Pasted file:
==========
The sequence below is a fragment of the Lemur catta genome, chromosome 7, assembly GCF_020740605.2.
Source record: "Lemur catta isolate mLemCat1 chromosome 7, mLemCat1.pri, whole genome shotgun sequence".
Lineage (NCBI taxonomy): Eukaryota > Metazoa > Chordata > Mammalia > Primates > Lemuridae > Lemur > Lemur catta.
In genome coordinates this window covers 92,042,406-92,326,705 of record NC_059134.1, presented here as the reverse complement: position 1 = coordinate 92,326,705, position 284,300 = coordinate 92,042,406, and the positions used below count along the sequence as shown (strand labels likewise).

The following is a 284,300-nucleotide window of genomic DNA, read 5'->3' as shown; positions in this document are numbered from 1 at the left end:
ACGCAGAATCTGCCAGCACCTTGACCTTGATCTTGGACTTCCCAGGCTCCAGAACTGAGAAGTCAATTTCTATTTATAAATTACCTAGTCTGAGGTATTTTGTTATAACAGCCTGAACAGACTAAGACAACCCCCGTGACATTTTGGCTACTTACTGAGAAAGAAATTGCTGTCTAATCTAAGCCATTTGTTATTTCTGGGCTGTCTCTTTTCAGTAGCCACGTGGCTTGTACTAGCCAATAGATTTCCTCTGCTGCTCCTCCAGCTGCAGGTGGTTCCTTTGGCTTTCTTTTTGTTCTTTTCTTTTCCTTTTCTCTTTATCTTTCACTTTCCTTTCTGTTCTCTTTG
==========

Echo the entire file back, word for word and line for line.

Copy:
The sequence below is a fragment of the Lemur catta genome, chromosome 7, assembly GCF_020740605.2.
Source record: "Lemur catta isolate mLemCat1 chromosome 7, mLemCat1.pri, whole genome shotgun sequence".
Lineage (NCBI taxonomy): Eukaryota > Metazoa > Chordata > Mammalia > Primates > Lemuridae > Lemur > Lemur catta.
In genome coordinates this window covers 92,042,406-92,326,705 of record NC_059134.1, presented here as the reverse complement: position 1 = coordinate 92,326,705, position 284,300 = coordinate 92,042,406, and the positions used below count along the sequence as shown (strand labels likewise).

The following is a 284,300-nucleotide window of genomic DNA, read 5'->3' as shown; positions in this document are numbered from 1 at the left end:
ACGCAGAATCTGCCAGCACCTTGACCTTGATCTTGGACTTCCCAGGCTCCAGAACTGAGAAGTCAATTTCTATTTATAAATTACCTAGTCTGAGGTATTTTGTTATAACAGCCTGAACAGACTAAGACAACCCCCGTGACATTTTGGCTACTTACTGAGAAAGAAATTGCTGTCTAATCTAAGCCATTTGTTATTTCTGGGCTGTCTCTTTTCAGTAGCCACGTGGCTTGTACTAGCCAATAGATTTCCTCTGCTGCTCCTCCAGCTGCAGGTGGTTCCTTTGGCTTTCTTTTTGTTCTTTTCTTTTCCTTTTCTCTTTATCTTTCACTTTCCTTTCTGTTCTCTTTG